Physics Photo of the Week

April 7, 2006

Orion Objects

by

Heather Aziz

From the photo one can see that two stars stand out from the rest in this constellation.  Those two stars are Betelguese (red) and Rigel (blue-white).  Betelgeuse  (Alpha Orionis) is 427 light-years away from earth.  It is a semi regular variable star. Betelgeuse is a red giant star.  It is red because it has a fairly low surface temperature for a star (2400 Kelvin).  It is 6 million years old.  It is the second brightest in the Orion constellation and the tenth brightest in the sky. Betelgeuse is 15 times more massive than the sun. If it were placed at the center of our solar system, its outer surface would extend well beyond the orbit of the Earth.  Astronomers predict that it will ultimately undergo a type two supernova explosion.  Which means that eventually Betelgeuse will become a Neutron star.  A Neutron star is the very strong super dense remains of a supernova with a center core of pure neutrons.
Rigel is a super giant.  It is the brightest star in Orion and shines with approximately 40,000 times the luminosity of the sun.  Rigel is located 773 light-years away from the earth.  It is the seventh brightest star in the sky and is believed to be a triple star that is orbited by Rigel B and C.  Rigel is a blue-white color because of its surface temperature of about 11,000 Kelvin.  The sun has a surface temperature of about 5800 Kelvin!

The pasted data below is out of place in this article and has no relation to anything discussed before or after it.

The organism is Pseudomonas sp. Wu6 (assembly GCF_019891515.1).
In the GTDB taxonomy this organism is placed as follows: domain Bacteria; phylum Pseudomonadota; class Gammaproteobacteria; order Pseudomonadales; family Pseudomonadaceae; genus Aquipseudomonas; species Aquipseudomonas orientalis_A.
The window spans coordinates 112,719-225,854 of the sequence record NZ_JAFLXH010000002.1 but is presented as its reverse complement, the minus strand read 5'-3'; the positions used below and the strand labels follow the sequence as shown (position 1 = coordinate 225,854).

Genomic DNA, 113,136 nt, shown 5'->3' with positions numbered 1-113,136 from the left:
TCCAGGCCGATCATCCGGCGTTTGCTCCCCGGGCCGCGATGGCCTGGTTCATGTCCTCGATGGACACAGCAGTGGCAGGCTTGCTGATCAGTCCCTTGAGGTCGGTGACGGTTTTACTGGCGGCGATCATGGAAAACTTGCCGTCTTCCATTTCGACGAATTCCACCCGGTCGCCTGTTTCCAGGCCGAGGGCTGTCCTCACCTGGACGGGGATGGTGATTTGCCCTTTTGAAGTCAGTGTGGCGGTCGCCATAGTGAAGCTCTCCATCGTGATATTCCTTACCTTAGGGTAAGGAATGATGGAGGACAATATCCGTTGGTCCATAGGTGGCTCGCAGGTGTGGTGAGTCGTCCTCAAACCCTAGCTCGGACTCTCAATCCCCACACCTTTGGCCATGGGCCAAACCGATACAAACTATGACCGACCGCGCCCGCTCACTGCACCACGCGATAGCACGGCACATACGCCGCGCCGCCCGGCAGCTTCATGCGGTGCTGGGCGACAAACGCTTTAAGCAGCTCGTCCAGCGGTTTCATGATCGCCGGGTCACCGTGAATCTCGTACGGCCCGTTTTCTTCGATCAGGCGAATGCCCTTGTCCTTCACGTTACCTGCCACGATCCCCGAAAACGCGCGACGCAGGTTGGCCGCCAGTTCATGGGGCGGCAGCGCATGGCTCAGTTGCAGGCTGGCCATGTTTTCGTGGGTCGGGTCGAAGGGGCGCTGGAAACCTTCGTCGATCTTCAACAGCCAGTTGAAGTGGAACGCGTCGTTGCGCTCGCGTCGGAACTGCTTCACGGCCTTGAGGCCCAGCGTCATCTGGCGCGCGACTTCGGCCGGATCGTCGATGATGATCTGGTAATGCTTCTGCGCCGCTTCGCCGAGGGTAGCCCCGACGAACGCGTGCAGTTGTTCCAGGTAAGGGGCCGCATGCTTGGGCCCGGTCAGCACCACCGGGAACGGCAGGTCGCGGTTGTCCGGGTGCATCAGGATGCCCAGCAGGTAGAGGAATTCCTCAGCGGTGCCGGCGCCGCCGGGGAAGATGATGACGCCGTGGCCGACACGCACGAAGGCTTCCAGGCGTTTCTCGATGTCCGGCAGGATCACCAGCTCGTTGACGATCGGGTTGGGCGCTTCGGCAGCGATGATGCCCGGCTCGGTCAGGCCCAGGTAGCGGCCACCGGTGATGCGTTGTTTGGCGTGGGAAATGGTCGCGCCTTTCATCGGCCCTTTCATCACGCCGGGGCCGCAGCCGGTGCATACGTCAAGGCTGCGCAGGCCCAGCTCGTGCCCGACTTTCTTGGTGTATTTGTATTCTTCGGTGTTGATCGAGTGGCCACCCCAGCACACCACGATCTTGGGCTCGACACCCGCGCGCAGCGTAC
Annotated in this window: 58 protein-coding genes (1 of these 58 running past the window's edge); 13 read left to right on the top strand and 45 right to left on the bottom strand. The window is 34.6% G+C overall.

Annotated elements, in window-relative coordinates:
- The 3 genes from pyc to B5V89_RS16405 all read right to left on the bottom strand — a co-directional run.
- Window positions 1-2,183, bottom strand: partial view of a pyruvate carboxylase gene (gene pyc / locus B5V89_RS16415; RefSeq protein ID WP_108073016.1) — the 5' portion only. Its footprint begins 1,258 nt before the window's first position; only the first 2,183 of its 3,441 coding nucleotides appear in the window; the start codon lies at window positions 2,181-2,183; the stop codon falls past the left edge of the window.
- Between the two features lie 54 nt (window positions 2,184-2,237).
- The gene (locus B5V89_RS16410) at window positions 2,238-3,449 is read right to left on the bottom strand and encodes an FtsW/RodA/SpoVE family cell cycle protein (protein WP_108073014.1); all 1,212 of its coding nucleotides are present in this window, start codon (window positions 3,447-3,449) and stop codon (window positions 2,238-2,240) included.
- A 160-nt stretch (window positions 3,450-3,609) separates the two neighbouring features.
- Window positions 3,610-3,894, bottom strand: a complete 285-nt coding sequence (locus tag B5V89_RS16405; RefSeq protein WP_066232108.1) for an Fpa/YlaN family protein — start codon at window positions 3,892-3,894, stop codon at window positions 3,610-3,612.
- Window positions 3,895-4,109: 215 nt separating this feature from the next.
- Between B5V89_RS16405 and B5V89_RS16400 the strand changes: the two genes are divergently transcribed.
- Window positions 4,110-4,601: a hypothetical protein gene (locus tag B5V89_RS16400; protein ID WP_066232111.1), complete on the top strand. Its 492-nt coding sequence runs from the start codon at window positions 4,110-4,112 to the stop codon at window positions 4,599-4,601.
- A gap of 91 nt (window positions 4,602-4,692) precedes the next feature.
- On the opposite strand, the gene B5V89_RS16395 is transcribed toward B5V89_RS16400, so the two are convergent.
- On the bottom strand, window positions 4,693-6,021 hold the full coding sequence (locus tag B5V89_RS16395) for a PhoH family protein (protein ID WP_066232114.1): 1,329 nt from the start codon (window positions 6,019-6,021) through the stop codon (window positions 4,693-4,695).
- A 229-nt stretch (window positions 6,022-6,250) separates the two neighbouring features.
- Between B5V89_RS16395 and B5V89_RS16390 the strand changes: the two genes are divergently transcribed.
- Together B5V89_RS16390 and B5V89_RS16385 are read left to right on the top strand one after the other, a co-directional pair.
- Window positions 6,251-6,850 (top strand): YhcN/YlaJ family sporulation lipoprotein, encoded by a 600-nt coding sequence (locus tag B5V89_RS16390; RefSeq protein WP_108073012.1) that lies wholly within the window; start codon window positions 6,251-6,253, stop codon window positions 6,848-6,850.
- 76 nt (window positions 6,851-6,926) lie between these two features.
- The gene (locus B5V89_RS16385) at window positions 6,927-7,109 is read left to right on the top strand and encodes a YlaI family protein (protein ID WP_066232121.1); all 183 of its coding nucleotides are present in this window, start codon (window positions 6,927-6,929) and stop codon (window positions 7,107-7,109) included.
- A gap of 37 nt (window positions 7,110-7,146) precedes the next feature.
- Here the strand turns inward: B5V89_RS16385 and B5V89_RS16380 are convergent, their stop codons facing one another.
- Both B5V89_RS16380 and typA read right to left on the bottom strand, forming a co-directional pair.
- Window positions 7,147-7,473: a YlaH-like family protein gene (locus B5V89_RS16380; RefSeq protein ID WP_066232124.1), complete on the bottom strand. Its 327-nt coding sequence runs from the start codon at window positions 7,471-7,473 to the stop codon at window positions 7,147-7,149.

Another important object of the Orion constellation is the Orion nebula (left).  This nebula is 1500 light-years from the earth.  The Orion nebula is actually made up of two types of nebulas: emission nebula and reflection nebula.  An emission nebula is a high temperature gas cloud that is red because of hydrogen and is usually the site of star formation.  A reflection nebula is a cloud of dust that reflects light of near by stars and looks blue. The Orion nebula is the nearest formation region for stars to the earth.  Because of this it is possible to view from earth small regions of the nebula that seem to be on the verge of collapsing into new stars.
All photos by Donald F. Collins





Physics Photo of the Week is published weekly during the academic year on Fridays by the Warren Wilson College Physics Department.  These photos feature an interesting phenomena in the world around us.  Students, faculty, and others are invited to submit digital (or film) photographs for publication and explanation.  Atmospheric phenomena are especially welcome.  Please send any photos to dcollins@warren-wilson.edu.



Observers are invited to submit digital photos to: